I was looking at a video when you had a little #metoo moment when you were accosted on camera by a woman who kissed you right on the mouth, and I’m talking about the Lamb Chop incident of course.

[Laughing] Yes! That was on the AMG Heritage Awards. You know, funny enough, I had a boyfriend at that time and no one knew. So it was at a time when I was just coming alive in my personal life and that was hilarious. I grew up with the puppet Lamb Chop and Shari Lewis, so working with her daughter who took on the voice of Lamb Chop was a riot. 

I’m sure, but I did get a chuckle in retrospect when Lamp Chop was trying to woo you by saying, “I am a woman, and you Billy are a man. For every man, there is just one woman. You believe in destiny don’t you?” 

It was a little awkward when you’re put on the spot like that no matter who you love! But yeah, that was funny.

How did you get to the point when you decided to come forward? And did you come out to the folks first?

When I used to do interviews, people would ask me things like “what are your parent’s names” or “what do they do” and my mindset was always, “none of your business,” because they never asked to be in this business, they are by association, but it’s my job; they don’t need their privacy invaded. And that’s how I thought my personal relationship life should be too. You’re buying my songs and when you come to my shows, I’m going to entertain you and make you forget your troubles or make you smile and then you leave. But I’ve come to realize that it’s more than that. People become invested in you, so in 2016 I was at a festival with my boyfriend Chris. People recognized me and were asking for autographs and taking pictures and there was a reporter there who asked to take a picture of us. I automatically said of course, and then panicked because now there was a picture of us out there. At that point I said to myself, you know, this is going to get out there and I need to get ahead of it and that’s when I started my path to coming out. I told my team first, agents, assistants, etc. and then told my parents. My parents were conservative, especially my father who was a Nascar, republican voting type of guy, so I was nervous, but they were nothing but supportive right off the bat. In fact the thing my father was most upset about was the fact that because of this facade, that I was afraid to tell him. And then I got on The Voice and was able to speak my truth to millions every Monday and Tuesday night! And by the way, Chris and I are still together.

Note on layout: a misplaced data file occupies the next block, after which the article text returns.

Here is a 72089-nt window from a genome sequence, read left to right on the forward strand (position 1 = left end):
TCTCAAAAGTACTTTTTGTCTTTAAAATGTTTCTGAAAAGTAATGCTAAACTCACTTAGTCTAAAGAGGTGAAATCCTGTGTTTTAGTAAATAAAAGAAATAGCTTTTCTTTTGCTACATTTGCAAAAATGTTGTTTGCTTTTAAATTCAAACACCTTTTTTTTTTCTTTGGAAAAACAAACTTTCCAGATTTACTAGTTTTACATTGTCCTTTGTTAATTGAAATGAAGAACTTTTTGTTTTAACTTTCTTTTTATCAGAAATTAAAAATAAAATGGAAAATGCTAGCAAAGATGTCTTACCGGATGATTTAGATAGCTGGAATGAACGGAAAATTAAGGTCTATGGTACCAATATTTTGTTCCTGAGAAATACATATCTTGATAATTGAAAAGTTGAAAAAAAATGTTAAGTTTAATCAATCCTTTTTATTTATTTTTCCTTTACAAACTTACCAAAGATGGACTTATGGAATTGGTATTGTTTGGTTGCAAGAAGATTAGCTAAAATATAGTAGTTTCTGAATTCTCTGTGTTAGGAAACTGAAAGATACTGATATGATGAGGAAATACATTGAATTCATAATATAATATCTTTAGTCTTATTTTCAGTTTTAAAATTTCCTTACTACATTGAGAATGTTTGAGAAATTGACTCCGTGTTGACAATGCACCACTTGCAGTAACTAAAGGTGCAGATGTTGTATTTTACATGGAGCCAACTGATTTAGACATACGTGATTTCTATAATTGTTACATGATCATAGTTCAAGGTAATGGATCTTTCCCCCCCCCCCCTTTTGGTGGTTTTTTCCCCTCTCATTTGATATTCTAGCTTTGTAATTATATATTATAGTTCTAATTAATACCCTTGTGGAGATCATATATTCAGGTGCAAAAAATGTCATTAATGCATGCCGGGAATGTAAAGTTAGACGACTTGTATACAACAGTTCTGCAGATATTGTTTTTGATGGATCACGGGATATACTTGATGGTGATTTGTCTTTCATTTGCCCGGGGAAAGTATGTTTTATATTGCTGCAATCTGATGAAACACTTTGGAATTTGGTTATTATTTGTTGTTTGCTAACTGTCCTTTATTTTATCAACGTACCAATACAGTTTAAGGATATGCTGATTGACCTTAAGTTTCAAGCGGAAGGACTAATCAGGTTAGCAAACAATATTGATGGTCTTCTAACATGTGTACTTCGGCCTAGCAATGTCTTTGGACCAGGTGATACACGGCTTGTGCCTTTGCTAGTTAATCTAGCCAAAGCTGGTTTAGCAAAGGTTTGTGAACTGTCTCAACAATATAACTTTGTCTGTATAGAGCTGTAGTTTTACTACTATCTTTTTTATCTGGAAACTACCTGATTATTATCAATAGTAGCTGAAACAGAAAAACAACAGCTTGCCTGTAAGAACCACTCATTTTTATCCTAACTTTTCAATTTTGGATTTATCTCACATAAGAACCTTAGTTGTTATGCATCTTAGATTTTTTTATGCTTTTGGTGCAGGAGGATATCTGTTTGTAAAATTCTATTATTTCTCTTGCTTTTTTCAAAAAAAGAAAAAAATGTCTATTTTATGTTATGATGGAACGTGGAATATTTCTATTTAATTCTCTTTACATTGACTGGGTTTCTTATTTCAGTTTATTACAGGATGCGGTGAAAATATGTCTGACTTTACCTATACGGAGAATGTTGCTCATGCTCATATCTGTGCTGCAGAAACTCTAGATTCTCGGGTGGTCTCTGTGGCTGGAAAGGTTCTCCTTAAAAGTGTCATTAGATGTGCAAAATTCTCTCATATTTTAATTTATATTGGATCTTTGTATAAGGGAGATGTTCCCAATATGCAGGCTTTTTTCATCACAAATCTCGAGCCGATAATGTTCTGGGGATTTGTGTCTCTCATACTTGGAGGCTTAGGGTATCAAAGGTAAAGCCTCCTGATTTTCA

That’s great! Let’s talk about your music now and what you’ll be doing at the RRazz Room.

I’m excited, I used to be afraid of smaller rooms, and I’ve been in the business for 21 years, but I’ve always found that people reacted to me differently. Even at 12 years old I’d be at an autograph signing because I always try to meet everyone that I can, to me that’s what it’s about. But people come and tell me stories that they were driving to a bridge to end their life and one of my songs came on and stopped them. There’s a song called “Oklahoma” that was on my 1st record and I’ll be singing it in New Hope, and it’s about a boy shuttled from foster home to foster home and then he finds his birth father. There was a woman giving her son up for adoption and the song was on the radio as she was giving birth and she decided then and there to keep him and now they’re best friends. So there’s a connection with my fans that’s deep and I feel a responsibility as a result. So, unlike stadiums, where all you see is a black wall and lights and you can make up what you think is happening, when I do smaller rooms, you can see people cry, or laugh and it’s very intimate. And as I get older, I’ve come to love them, so I’m really looking forward to the 29th. 

Me too! So some random questions, who would you want to pair with on “Dancing With the Stars”?

Well, I see that they have the first female same sex pairing with Jojo this year, so I’d love to dance with Gleb. 

For sure, even this lesbian finds him hot. He reminds me of a gigolo from the 1920’s. 

Absolutely! That’s spot on. Or Cheryl Burke, she’s got such a great spark. 

What do you like to do off the stage?

I love to cook. If I weren’t a singer I’d love to be a chef and have my own restaurant. 

Any paranormal experiences?